What It Takes To Prove Discrimination

by John P. Gause, Esq. Published: Maine LAWYERS REVIEW, January 23, 2014 Reviewing hundreds of Investigator’s Reports and supporting files at the Maine Human Rights Commission starts to give you a pretty good idea of what it takes to prove unlawful discrimination. And I am not talking about abstract legal theories. I am referring to … Continued

What I Learned From Working at the Commission

by John Gause, Esq. Published: Maine LAWYERS REVIEW, December 12, 2013 As I reenter private practice after eight years working as the Commission Counsel at the Maine Human Rights Commission there are a few things I will carry with me that I wanted to share. My private practice will, in part, include handling cases before … Continued

Framing The Retaliation Claim

by John Gause, Esq. Published: Maine LAWYERS REVIEW, April 8, 2010, Imagine spending four days in trial in a disability retaliation case and winning $300,000, only to have it taken away because the anti-retaliation provision in the Americans with Disabilities Act (“ADA”) turns out not to allow the recovery of compensatory and punitive damages. Or … Continued

Gross Implications

by John Gause, Esq. November 5, 2009, Maine LAWYERS REVIEW Imagine if two people shoot and kill someone but neither were guilty of murder or manslaughter because the victim would have died from the other bullet anyway. Or if three people push a rock off a cliff, and it lands on someone’s head, yet none … Continued

On The Road to Recovery

by John Gause, Esq. Published: Maine LAWYERS REVIEW, July 2, 2009 Congratulations, you won your case. The corner office denied it, but the jury found that your client was fired because of his Arab descent. The verdict: $1.1 million in compensatory damages and $500,000 in punitive damages. But how much of that does your client … Continued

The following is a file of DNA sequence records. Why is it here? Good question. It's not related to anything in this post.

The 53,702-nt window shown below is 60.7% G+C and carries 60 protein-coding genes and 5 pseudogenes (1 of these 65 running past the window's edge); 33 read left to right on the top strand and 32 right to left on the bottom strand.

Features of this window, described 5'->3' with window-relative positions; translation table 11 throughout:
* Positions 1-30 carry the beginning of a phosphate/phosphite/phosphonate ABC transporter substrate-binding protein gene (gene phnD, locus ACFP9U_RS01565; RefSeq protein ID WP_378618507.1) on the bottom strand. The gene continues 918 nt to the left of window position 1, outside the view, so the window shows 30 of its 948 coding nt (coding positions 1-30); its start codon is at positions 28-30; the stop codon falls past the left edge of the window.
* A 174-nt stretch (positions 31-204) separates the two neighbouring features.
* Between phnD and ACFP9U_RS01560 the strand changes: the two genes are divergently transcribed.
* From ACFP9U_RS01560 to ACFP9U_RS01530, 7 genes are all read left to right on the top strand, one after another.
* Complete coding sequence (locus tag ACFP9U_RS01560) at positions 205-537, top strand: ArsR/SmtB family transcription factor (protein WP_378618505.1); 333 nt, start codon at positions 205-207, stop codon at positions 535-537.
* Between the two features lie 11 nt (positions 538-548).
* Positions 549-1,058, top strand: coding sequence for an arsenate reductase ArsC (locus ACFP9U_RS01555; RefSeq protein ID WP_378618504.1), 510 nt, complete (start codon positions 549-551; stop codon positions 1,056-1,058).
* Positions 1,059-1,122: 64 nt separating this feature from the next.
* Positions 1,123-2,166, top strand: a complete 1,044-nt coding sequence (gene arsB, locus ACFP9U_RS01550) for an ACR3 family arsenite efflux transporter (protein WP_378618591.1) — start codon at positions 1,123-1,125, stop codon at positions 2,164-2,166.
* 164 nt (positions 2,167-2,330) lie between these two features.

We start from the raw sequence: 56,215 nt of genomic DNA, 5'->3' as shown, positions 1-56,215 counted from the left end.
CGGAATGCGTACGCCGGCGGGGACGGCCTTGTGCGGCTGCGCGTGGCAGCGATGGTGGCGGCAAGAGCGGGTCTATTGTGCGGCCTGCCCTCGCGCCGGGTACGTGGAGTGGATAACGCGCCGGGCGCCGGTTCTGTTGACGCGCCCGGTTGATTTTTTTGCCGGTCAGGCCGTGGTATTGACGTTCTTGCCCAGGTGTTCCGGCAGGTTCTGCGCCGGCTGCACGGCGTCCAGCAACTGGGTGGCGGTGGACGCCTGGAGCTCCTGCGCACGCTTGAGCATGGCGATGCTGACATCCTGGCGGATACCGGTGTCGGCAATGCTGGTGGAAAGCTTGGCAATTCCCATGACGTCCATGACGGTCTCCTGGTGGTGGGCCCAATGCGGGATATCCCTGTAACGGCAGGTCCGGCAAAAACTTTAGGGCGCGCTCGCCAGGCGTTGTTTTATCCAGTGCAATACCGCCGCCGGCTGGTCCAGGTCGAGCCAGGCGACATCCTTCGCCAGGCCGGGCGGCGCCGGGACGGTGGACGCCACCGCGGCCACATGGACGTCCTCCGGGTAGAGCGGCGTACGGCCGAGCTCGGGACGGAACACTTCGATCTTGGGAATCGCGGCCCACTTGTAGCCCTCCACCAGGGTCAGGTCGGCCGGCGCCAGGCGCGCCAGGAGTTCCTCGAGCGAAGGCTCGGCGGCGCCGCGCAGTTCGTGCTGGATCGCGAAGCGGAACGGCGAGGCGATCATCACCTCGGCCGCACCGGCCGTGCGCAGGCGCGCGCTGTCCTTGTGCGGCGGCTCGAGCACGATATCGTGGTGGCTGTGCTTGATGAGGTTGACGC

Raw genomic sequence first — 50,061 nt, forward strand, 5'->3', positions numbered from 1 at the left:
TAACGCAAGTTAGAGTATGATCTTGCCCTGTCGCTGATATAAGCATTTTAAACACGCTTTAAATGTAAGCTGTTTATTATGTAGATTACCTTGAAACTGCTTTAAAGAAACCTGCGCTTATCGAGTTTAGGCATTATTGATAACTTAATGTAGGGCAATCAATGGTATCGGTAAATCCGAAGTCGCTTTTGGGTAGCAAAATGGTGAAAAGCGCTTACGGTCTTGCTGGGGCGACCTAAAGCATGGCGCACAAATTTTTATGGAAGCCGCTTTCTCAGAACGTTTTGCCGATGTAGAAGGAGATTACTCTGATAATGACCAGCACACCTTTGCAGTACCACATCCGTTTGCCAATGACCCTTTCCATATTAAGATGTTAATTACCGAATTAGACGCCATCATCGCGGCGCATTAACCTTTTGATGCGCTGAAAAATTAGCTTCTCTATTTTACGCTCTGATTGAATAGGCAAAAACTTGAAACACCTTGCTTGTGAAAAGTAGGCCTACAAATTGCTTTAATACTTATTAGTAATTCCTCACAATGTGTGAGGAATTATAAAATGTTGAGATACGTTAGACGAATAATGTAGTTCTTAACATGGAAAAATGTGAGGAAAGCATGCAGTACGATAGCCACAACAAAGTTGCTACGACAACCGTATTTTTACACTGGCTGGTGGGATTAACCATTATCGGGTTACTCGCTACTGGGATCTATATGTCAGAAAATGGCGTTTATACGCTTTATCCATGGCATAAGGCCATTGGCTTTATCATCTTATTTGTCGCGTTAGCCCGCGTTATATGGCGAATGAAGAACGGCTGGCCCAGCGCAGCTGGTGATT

Employment Law: Intermittent Medical Leave

by John Gause, Esq. July 7, 2005, Maine LAWYERS REVIEW The Family and Medical Leave Act (“FMLA”) provides generous protection to workers who need to take intermittent time off from work due to chronic serious health conditions. Even employees who need to take an unpredictable hour off at a time can be protected by the … Continued

Stanley v. Hancock County Commissioners

by John Gause, Esq. April 7, 2005, Maine LAWYERS REVIEW In a recent Whistleblowers’ Protection Act claim decided by a divided Law Court,Stanley v. Hancock County Commissioners, plaintiff tried a somewhat different approach when responding to defendants’ motion for summary judgment. Instead of citing record authority to deny some of the defendants’ statements of material … Continued

Desert Palace Renders McDonnell Douglas Obsolete

by John Gause, Esq. Published: Maine LAWYERS REVIEW, November 25, 2004 My last article on the Supreme Court decision Desert Palace v. Costa focused on whether Desert Palace applies beyond traditional “mixed-motive” cases. I concluded that the soundest approach was to apply Desert Palace, at a minimum, whenever sufficient evidence is present for a jury … Continued

Is Desert Palace Limited to Mixed-Motive Cases?

by John Gause, Esq. Published: Maine LAWYERS REVIEW, July 1, 2004 It has been a year since the Supreme Court decided Desert Palace v. Costa, which held that “direct evidence” is no longer required to get a mixed-motive jury instruction under Title VII of the Civil Rights Act of 1964 (Title VII). While the Supreme … Continued

Federal Preemption of State Employment Discrimination Claims

by John Gause, Esq. Published: Maine LAWYERS REVIEW, March 25, 2004 It is a good idea for us to keep the issue of federal preemption in the back of our minds when we are prosecuting state employment discrimination claims. Under some circumstances state claims such as those brought under the Maine Human Rights Act (MHRA) … Continued